Maximum 

Mean 

Std. 

Deviation 

Institutional Enrollment 

946 

60,821 

19,506.4 

13,384.1 

Students Served 

222 

4,525 

1,529.9 

1,099.3 

Appointments Attended 

411 

30,656 

7,716.5 

6,053.6 

2014 Utilization 

(% of student body served in the 
counseling center) 

1.3% 

26.3% 

9.5% 

4.9% 

Change in Institutional Enrollment 

-22.2% 

37.1% 

5.9% 

10.4% 

Change in Students Served 

-15.9% 

210.1% 

31.8% 

31.4% 

Change in Appointments Attended 

-30.9% 

363.5% 

44.3% 

46.3% 

Change in Utilization 

-20.4% 

212.2% 

24.9% 

29.3% 


These results indicate that the demand for counseling center services is dramatically 
outpacing the growth of institutional enrollment. While this survey did not examine 
staffing level changes over time, we know that it is rare for counseling centers to experience 
a 30% increase in staffing in just five years, and that most counseling centers did not meet 
the IACS-recommended paid staff-to-student ratios in 2009 (see the 2010 AUCCCD 
Survey). A number of conclusions can be drawn from these survey results: 

1) A hypothetical average counseling center that met IACS recommended staff-to-student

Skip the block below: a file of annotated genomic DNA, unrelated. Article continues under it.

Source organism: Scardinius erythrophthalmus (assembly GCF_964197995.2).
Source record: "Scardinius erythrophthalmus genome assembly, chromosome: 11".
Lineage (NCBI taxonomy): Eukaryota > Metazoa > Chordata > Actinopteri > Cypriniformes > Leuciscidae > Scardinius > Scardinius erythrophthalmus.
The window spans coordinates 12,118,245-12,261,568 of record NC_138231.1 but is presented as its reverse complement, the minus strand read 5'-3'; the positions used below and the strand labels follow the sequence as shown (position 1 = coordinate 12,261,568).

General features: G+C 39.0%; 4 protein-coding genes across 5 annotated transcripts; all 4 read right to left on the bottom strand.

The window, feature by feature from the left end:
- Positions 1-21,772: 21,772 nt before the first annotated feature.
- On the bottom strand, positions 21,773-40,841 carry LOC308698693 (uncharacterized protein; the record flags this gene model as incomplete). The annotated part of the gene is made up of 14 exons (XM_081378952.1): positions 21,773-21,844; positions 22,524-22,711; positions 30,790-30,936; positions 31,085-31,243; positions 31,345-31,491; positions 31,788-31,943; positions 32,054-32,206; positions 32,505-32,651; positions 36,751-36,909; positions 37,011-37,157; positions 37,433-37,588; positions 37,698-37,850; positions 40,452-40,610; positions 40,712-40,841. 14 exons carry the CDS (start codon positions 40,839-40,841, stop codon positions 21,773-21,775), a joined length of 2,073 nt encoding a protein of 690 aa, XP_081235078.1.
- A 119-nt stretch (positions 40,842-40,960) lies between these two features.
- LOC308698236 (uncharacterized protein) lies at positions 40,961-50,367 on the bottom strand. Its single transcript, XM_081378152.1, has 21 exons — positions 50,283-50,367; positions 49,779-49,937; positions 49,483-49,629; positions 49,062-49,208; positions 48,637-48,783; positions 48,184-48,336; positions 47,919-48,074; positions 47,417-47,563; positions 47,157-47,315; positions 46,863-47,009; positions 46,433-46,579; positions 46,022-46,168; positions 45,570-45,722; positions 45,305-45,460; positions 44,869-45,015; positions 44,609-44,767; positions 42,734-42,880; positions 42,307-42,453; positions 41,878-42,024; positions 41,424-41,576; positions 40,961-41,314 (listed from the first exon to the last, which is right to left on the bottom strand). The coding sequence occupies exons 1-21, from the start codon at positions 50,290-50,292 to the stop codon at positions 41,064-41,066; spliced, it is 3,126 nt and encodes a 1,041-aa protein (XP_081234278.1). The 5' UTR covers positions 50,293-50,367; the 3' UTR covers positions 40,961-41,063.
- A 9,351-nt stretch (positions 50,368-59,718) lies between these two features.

ratios in 2009, and also received consistent annual funding increases tied to enrollment 
growth based on a known historical utilization rate, would be substantially understaffed 
five years later in 2014. 

2) The average increase in demand for services, without commensurate increases 
in resources, will make it difficult to provide responsive mental health services. 
Counseling centers that have not been equipped to respond to this trend may have to 
reduce other critical services such as education and training of campus stakeholders, 
consultation services for faculty and staff, participation in research, treating students 
with less severe concerns, and the training of future mental health providers. 

3) These results suggest that institutions should evaluate funding decisions based on 
observed clinical demand (the number/rate of students seeking services) rather than 
historical patterns of utilization that may no longer be reliable.